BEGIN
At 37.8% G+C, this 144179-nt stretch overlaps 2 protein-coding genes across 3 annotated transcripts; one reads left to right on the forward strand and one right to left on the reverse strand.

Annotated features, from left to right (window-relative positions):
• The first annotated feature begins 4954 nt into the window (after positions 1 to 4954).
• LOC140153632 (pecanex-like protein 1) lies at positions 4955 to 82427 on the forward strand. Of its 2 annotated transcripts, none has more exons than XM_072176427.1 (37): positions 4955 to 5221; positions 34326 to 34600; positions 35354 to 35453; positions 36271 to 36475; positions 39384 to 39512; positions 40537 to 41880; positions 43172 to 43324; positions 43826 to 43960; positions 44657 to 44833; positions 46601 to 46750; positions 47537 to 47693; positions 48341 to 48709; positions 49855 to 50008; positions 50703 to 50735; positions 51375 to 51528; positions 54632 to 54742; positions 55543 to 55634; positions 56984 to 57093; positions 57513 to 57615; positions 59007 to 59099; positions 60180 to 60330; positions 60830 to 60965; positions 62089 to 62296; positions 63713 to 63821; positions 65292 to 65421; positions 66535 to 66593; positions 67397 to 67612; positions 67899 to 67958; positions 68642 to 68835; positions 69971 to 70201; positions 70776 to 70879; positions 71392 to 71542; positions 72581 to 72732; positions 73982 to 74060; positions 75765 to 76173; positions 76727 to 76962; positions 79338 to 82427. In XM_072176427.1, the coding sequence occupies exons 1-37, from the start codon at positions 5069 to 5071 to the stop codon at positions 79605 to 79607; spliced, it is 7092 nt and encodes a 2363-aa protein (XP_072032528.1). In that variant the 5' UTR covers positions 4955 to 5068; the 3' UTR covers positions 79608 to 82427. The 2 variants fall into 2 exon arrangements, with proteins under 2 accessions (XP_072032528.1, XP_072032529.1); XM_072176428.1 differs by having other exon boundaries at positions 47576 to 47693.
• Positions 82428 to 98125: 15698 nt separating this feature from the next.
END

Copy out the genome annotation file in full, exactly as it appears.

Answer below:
At 37.8% G+C, this 144179-nt stretch overlaps 2 protein-coding genes across 3 annotated transcripts; one reads left to right on the forward strand and one right to left on the reverse strand.

Annotated features, from left to right (window-relative positions):
• The first annotated feature begins 4954 nt into the window (after positions 1 to 4954).
• LOC140153632 (pecanex-like protein 1) lies at positions 4955 to 82427 on the forward strand. Of its 2 annotated transcripts, none has more exons than XM_072176427.1 (37): positions 4955 to 5221; positions 34326 to 34600; positions 35354 to 35453; positions 36271 to 36475; positions 39384 to 39512; positions 40537 to 41880; positions 43172 to 43324; positions 43826 to 43960; positions 44657 to 44833; positions 46601 to 46750; positions 47537 to 47693; positions 48341 to 48709; positions 49855 to 50008; positions 50703 to 50735; positions 51375 to 51528; positions 54632 to 54742; positions 55543 to 55634; positions 56984 to 57093; positions 57513 to 57615; positions 59007 to 59099; positions 60180 to 60330; positions 60830 to 60965; positions 62089 to 62296; positions 63713 to 63821; positions 65292 to 65421; positions 66535 to 66593; positions 67397 to 67612; positions 67899 to 67958; positions 68642 to 68835; positions 69971 to 70201; positions 70776 to 70879; positions 71392 to 71542; positions 72581 to 72732; positions 73982 to 74060; positions 75765 to 76173; positions 76727 to 76962; positions 79338 to 82427. In XM_072176427.1, the coding sequence occupies exons 1-37, from the start codon at positions 5069 to 5071 to the stop codon at positions 79605 to 79607; spliced, it is 7092 nt and encodes a 2363-aa protein (XP_072032528.1). In that variant the 5' UTR covers positions 4955 to 5068; the 3' UTR covers positions 79608 to 82427. The 2 variants fall into 2 exon arrangements, with proteins under 2 accessions (XP_072032528.1, XP_072032529.1); XM_072176428.1 differs by having other exon boundaries at positions 47576 to 47693.
• Positions 82428 to 98125: 15698 nt separating this feature from the next.